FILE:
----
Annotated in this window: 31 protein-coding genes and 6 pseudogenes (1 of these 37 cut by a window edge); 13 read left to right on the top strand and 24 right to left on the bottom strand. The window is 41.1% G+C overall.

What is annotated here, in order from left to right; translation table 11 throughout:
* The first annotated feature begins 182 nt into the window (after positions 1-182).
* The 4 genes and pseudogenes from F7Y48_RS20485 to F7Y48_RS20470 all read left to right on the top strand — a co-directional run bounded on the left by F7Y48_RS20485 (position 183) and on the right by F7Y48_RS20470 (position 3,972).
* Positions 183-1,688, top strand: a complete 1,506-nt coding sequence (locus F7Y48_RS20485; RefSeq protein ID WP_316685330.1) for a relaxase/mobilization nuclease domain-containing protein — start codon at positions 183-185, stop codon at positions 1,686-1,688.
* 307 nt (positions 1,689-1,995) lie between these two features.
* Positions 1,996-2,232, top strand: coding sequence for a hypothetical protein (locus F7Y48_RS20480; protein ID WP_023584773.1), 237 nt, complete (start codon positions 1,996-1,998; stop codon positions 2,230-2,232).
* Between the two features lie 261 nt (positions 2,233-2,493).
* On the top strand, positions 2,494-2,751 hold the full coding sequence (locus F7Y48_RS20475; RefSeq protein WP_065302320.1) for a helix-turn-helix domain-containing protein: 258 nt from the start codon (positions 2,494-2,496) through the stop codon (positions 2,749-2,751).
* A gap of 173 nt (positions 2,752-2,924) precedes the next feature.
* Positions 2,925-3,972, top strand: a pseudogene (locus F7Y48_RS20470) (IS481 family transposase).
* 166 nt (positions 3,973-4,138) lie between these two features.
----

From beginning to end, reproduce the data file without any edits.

Annotated in this window: 31 protein-coding genes and 6 pseudogenes (1 of these 37 cut by a window edge); 13 read left to right on the top strand and 24 right to left on the bottom strand. The window is 41.1% G+C overall.

What is annotated here, in order from left to right; translation table 11 throughout:
* The first annotated feature begins 182 nt into the window (after positions 1-182).
* The 4 genes and pseudogenes from F7Y48_RS20485 to F7Y48_RS20470 all read left to right on the top strand — a co-directional run bounded on the left by F7Y48_RS20485 (position 183) and on the right by F7Y48_RS20470 (position 3,972).
* Positions 183-1,688, top strand: a complete 1,506-nt coding sequence (locus F7Y48_RS20485; RefSeq protein ID WP_316685330.1) for a relaxase/mobilization nuclease domain-containing protein — start codon at positions 183-185, stop codon at positions 1,686-1,688.
* 307 nt (positions 1,689-1,995) lie between these two features.
* Positions 1,996-2,232, top strand: coding sequence for a hypothetical protein (locus F7Y48_RS20480; protein ID WP_023584773.1), 237 nt, complete (start codon positions 1,996-1,998; stop codon positions 2,230-2,232).
* Between the two features lie 261 nt (positions 2,233-2,493).
* On the top strand, positions 2,494-2,751 hold the full coding sequence (locus F7Y48_RS20475; RefSeq protein WP_065302320.1) for a helix-turn-helix domain-containing protein: 258 nt from the start codon (positions 2,494-2,496) through the stop codon (positions 2,749-2,751).
* A gap of 173 nt (positions 2,752-2,924) precedes the next feature.
* Positions 2,925-3,972, top strand: a pseudogene (locus F7Y48_RS20470) (IS481 family transposase).
* 166 nt (positions 3,973-4,138) lie between these two features.